Getting an Elective Residency visa for Italy isn’t supposed to be easy. According to the Italian Consulate in Miami website “The elective residency visa is the most strictly regulated visa. Consular officers are required by law to investigate elective residency visa applications thoroughly.” Sounds encouraging, eh?
We completed the major tasks in Italy during our November trip: obtain a codice fiscale (similar to America’s Social Security Number), obtain a registered lease, get health insurance, and open an Italian bank account. The rest of the steps seemed comparatively easy: get an appointment at the Italian Consulate in Miami, renew our passports because they would be expiring too soon, gather all of the documentation required, and go for the interview. Hmpf… not as easy as I imagined.
Get appointment: I had heard that it was difficult to get an appointment, but our lawyer said that he’d take care of it. I was disappointed on November 22nd to receive an email saying that the Miami Consulate wouldn’t allow this and we had to make the appointment ourselves. Yikes! I went online and got the next available appointment – for February 3rd. We planned to leave for Italy on January 31st and it typically takes 20 days after the interview to get the visa. Very disappointed, but I had a plan… I would check daily for earlier appointments that open up due to cancellations. So, I checked many times per day. Supposedly the cancellations showed up at 6pm, but my frequent checking showed that they appeared randomly throughout the day. Oh, and the website is very unintuitive and cumbersome to use. Really hard on a cell phone – which I did a lot! When I would find an earlier appointment, I would excitedly take the next several steps to usually find out that the appointment was only for one person, not two. ☹ Finally, an appointment opened up for December 24th for two people. And I got it! Now all I needed was my passport…
Renew passports: we requested expedited service. Jim’s arrived quickly but mine did not. I finally received a letter stating that my picture wasn’t acceptable – no eyeglasses allowed anymore! Hmpf… why didn’t the guy who took the picture know that??? So, I had another picture taken and sent it back to the passport office, this time to the one in New Hampshire. Apparently bad passport applications get transferred there. ☹ They received it on a Monday, December 9th. I know this because I got a confirmation that it was signed for. I was starting to get anxious so I called them on Thursday to check on the status and they said that they were waiting on the picture. WHAT??? They sent a “message” to alert “them” to the situation. By Friday afternoon, I was able to confirm that they matched up my picture with my application. At this point, I began calling each afternoon. On Monday, I said that I needed it by December 23rd and they updated my file to indicate that and I paid for overnight shipping. On Tuesday, they said that it was actively being worked. I received it Wednesday, December 18.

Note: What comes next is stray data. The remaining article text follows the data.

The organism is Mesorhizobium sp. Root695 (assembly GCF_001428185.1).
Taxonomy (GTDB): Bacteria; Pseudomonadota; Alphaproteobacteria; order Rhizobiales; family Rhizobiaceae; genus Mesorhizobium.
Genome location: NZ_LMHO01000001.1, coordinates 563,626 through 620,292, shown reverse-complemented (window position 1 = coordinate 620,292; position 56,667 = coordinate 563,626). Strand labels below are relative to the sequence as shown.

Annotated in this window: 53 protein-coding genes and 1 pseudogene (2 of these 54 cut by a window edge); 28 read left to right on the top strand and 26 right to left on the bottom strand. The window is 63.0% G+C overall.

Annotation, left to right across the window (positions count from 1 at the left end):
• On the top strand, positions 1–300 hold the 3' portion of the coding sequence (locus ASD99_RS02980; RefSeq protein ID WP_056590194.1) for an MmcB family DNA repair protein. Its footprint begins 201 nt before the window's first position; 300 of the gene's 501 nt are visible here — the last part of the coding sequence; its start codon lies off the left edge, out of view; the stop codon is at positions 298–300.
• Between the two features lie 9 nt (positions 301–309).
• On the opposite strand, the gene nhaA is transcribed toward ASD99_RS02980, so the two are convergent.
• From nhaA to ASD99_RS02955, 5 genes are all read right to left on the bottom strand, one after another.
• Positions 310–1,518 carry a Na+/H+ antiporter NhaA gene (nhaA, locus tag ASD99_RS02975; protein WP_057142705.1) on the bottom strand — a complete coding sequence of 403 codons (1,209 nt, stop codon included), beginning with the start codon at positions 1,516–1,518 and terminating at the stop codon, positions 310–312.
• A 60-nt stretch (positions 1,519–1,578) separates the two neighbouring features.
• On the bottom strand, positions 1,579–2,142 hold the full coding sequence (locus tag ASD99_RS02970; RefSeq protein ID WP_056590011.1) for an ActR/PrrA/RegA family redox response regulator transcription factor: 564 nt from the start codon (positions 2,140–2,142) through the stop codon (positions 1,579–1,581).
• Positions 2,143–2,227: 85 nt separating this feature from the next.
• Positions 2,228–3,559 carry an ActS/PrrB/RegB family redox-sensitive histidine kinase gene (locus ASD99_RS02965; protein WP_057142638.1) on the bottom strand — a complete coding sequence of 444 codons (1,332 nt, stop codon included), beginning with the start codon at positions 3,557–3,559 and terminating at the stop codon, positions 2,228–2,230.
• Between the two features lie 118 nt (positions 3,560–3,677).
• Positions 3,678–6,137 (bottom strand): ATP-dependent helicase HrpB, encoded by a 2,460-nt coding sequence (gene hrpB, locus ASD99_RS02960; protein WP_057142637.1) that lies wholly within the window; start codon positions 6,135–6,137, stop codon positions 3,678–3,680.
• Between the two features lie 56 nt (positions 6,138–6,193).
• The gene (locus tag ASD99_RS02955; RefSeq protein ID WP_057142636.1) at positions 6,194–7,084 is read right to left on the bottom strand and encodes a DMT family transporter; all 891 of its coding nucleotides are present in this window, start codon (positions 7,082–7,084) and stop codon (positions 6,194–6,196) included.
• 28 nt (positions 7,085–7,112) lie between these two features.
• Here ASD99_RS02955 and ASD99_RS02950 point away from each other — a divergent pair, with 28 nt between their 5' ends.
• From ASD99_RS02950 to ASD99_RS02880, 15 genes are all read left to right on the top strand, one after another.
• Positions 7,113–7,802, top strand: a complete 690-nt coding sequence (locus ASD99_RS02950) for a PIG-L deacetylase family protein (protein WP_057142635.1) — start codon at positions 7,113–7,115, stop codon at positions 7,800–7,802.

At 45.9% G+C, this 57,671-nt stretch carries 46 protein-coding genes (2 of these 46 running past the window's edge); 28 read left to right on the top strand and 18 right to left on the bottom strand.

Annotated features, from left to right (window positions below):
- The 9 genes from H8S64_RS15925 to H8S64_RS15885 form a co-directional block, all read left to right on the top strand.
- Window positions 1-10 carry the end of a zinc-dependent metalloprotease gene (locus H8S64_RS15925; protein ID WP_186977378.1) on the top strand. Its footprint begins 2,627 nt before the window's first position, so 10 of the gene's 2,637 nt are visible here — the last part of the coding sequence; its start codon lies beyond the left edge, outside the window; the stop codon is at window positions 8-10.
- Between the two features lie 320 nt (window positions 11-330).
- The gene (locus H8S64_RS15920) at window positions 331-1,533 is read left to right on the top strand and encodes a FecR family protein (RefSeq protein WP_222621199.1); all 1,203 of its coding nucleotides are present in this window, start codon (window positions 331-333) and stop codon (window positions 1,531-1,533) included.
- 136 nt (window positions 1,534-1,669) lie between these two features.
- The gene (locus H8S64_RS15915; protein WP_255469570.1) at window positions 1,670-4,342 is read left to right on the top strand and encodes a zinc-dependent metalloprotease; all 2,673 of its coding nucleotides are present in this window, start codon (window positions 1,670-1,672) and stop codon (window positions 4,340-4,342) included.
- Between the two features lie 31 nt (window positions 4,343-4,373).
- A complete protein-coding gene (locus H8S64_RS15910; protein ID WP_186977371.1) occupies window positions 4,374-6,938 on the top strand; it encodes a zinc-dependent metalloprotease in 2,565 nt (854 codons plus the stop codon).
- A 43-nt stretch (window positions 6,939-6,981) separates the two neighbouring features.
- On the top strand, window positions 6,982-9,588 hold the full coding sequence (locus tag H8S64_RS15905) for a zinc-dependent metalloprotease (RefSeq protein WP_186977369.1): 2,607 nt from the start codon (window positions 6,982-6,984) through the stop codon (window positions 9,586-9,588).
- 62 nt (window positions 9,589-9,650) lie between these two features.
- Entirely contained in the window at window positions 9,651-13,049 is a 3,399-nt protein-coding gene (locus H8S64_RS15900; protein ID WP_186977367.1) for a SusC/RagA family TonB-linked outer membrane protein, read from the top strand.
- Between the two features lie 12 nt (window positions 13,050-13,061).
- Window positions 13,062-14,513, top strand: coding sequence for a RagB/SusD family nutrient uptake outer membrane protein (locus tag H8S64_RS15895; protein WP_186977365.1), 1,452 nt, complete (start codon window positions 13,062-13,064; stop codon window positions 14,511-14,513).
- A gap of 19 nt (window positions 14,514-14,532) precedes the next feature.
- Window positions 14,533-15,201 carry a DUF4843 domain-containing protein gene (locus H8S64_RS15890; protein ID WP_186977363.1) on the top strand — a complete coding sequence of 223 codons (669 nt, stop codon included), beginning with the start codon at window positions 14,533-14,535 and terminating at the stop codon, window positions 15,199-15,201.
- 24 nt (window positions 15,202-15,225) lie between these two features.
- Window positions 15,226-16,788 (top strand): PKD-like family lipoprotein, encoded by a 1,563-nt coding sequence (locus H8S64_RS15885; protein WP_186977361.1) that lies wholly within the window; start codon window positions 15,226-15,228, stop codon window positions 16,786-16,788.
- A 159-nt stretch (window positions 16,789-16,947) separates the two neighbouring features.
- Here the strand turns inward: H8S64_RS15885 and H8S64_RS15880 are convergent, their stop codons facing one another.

Gather documentation: I felt like I was working a proposal… My BD friends will appreciate this… Section L: requirements listed on Consulate website. Section M: gleaned from website, discussions with lawyers and other ex-pats, and reading lots of other blogs. I was to prepare two proposals (oops… I mean application notebooks): one for me and one for Jim. I was to prepare two backups to take to Italy. I bought four 1½ inch binders. I put all of the information in them with tabs separating each major and minor section. I prepared the cover sheets. We wrote our cover letters. Decades of experience was brought to bear on these notebooks! The only scary part is that Italian consulate personnel have very different perspectives from the US Government customers that I was used to…
Next step: Jim will be flying to Florida on Monday and we’ll attend the interview on Tuesday. My next blog post will either describe the wonderful Christmas present of a positive interview… or not!
Oh my, hats off to you for your diligence! Praying for your interview.
On Fri, Dec 20, 2019, 10:51 AM My Next Adventure wrote:
> JLF posted: ” Getting an Elective Residency visa for Italy isn’t supposed > to be easy. According to the Italian Consulate in Miami website “The > elective residency visa is the most strictly regulated visa. Consular > officers are required by law to investigate elective re” >
Thanks Jill – and I appreciate your prayers!
Thanks for sharing. Best wishes to both of you and Merry Christmas!
Good to hear from you. Hope that all is well with you!
wow yes, you did write two proposals!